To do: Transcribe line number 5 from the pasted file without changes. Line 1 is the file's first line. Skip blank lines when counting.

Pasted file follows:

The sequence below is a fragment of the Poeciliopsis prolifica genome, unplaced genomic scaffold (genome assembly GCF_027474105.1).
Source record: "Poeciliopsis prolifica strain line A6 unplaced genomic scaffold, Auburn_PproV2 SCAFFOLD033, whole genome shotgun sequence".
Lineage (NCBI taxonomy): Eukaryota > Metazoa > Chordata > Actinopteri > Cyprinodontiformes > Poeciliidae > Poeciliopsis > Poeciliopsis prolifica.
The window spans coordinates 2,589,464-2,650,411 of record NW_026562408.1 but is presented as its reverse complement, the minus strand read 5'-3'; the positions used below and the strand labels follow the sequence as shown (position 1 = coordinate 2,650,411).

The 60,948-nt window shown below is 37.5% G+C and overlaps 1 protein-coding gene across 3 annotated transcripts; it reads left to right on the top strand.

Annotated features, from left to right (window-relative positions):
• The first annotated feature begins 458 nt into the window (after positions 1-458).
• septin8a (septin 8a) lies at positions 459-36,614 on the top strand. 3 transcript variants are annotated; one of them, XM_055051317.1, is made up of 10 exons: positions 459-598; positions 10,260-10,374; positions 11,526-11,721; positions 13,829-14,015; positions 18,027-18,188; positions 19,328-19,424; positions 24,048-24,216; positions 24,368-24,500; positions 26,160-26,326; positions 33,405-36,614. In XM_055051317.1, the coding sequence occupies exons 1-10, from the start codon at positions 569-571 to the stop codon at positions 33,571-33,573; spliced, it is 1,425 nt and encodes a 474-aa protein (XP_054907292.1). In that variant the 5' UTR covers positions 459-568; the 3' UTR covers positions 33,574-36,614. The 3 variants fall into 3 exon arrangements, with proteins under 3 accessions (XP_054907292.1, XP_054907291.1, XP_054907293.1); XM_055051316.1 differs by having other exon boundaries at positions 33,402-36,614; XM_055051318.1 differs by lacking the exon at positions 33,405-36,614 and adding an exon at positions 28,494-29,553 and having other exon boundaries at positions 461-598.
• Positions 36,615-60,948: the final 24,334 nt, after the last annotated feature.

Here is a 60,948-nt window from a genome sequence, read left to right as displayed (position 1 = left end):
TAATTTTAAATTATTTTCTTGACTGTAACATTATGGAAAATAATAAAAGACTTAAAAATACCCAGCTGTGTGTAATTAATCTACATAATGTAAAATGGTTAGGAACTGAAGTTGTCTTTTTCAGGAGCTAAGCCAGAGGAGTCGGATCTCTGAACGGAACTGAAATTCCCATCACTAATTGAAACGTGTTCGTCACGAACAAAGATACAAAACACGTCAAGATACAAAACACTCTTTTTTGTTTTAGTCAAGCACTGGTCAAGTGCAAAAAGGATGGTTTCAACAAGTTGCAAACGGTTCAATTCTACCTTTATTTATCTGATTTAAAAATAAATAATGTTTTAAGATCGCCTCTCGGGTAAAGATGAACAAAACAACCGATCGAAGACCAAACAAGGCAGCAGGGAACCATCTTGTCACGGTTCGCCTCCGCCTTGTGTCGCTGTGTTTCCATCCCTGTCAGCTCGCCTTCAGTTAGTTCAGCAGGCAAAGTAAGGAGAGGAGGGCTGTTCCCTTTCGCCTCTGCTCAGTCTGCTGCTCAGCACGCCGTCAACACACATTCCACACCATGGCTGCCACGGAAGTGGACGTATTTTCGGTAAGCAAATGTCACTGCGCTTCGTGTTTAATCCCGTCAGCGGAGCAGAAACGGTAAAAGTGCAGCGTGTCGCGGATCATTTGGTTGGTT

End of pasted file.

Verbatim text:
The 60,948-nt window shown below is 37.5% G+C and overlaps 1 protein-coding gene across 3 annotated transcripts; it reads left to right on the top strand.